I’ve owned a Cisco Small Business router, model RV-325, for several years, and it’s worked very well as a firewall/router. So well, in fact, that after setting it up I think I’ve only had to log into it’s user interface once or twice to check things, or update the firmware.

But it supports VPNs, and I recently had cause to figure out how to set it up to do so. And on that front, it fell flat on its face.

Why is it that people who write hardware manuals assume you already know how to do whatever it is you’re checking the manual to do? It’s really an odd presumption… and an all too common one.

VPNs by their nature — and I am not at all an expert on them, although I know a lot more today than I did five days ago — are complicated, with many options. But that just highlights another problem, this time with hardware user interfaces: if the goal is simple — “I want to be able to access my LAN remotely” — but the steps involved are potentially complex, you need to abstract the interface to the point where the configuration process itself is simple. Or at least provide the option to do so.

When your fire up Word for the first time, you get what looks like a blank sheet of paper and a cursor. And if you start typing, lo and behold, words start appearing on the screen! Even though you didn’t configure anything. You can get started without having to be a tech guru, even when you try to print what your typed (although in that case it helps if your IT staff have named the printers in such a way that you can figure out which one is near you).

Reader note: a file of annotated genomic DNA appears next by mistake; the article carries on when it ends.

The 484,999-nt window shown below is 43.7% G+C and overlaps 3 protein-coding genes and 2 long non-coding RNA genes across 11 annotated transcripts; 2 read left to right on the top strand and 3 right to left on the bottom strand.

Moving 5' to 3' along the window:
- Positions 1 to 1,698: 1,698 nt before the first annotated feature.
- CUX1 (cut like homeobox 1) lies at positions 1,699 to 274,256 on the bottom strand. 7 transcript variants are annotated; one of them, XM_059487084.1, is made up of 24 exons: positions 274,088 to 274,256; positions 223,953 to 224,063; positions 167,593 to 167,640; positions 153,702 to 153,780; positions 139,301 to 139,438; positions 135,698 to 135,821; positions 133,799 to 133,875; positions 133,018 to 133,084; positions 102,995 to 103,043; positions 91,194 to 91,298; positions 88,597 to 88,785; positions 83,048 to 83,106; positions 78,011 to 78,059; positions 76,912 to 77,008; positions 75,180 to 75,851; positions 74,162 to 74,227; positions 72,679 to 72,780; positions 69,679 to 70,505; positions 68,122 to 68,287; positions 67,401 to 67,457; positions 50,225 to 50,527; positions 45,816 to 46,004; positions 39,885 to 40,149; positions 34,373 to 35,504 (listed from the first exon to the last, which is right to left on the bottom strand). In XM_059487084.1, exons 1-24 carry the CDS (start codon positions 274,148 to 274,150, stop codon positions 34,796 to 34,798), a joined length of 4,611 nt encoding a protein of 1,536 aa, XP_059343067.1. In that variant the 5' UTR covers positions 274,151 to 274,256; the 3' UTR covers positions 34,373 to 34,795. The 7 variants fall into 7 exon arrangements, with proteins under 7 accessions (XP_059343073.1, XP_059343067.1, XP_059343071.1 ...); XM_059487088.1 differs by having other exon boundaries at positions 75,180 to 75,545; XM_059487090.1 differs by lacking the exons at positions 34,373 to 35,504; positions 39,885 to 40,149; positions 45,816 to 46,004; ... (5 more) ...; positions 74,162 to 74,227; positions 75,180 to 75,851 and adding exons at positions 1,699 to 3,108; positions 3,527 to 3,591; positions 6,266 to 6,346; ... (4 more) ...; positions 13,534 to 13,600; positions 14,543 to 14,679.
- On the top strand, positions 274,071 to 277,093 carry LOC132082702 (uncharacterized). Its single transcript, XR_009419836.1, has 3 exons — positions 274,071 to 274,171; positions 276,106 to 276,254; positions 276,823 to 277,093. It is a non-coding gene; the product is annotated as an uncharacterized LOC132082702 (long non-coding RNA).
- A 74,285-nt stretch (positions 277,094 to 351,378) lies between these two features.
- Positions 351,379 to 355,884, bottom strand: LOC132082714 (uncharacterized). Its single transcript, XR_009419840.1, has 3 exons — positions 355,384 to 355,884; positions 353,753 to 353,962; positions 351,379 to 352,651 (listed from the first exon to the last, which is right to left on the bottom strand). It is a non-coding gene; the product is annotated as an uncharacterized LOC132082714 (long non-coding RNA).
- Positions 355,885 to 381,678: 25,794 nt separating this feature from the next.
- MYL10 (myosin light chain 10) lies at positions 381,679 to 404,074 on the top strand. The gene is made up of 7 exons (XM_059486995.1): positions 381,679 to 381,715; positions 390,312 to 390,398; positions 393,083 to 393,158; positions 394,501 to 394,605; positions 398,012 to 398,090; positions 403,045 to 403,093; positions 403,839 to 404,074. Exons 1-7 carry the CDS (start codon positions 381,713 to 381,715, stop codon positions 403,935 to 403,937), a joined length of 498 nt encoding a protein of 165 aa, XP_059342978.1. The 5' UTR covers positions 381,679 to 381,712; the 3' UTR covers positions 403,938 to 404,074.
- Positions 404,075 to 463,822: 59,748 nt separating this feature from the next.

I was very much helped in my quest by a company called Greenbow, which makes a Windows VPN client. Whose user interface is admittedly a little less straightforward than perhaps it could be. But which more than makes up for that by actually generating error messages which one can figure out, at least with three days worth of knowledge of VPNs. The fact that I had to pay for it is irrelevant; it’s worth the price, just for that increased capability.

As for the Windows 10 VPN client: it’s so abstracted that I never was able to figure out where to enter certain critical data needed to make a connection. Granted, the user interface is beautifully simple. But it doesn’t support the task.

 

Keeping It Alive

I posted this on nVidia’s support forum, but felt it worth perpetuating somewhere else.

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I was greatly relieved to see how nVidia is doing such a fine job of keeping alive the beautiful experience of having display drivers crash in the middle of work. Frankly, before I bought my GeForce 210 — running under Windows 10 — it’d been more than a decade since I’d enjoyed the fun of losing work by having a video driver crash and take down my entire system. Now I get to enjoy the ride every other day!

I also really appreciate how the nVidia Control Panel, and the nVidia Experience app, always display error messages when they open up. My particular favorite is “nVidia not available, please try again later”. I view that as a wonderful commentary on the demonstrated quality of nVidia’s software.

By dint of great effort, and working through repeated error messages, I believe my drivers are all up to snuff (I’m currently at version 341.95). I know that Windows 10 is completely up to date, since that happens automatically.

Thanx, nVidia, for perpetuating a key part of the computing experience that I feared had been lost forever.

Into the Wayback Machine

My buddy Connell runs an election/campaign advisory firm. He has a database that he uses to track voter profiles, create outreach lists, and the like. To minimize annoying voters — never a good idea when you’re running a campaign — he needs to stay on top of whoever has already voted, so he can take them off the outreach lists (who has voted is a matter of public record; how you vote is not).

Unfortunately, his database/computer guy isn’t available, and Connell wasn’t sure how to import the voting data. Worse yet, he couldn’t find the manual for the software. Between the two of us we came up with a number of different ways to try and work around these problems…but none of them succeeded. So, as always, when subtlety doesn’t work, it was time to turn to brute force :).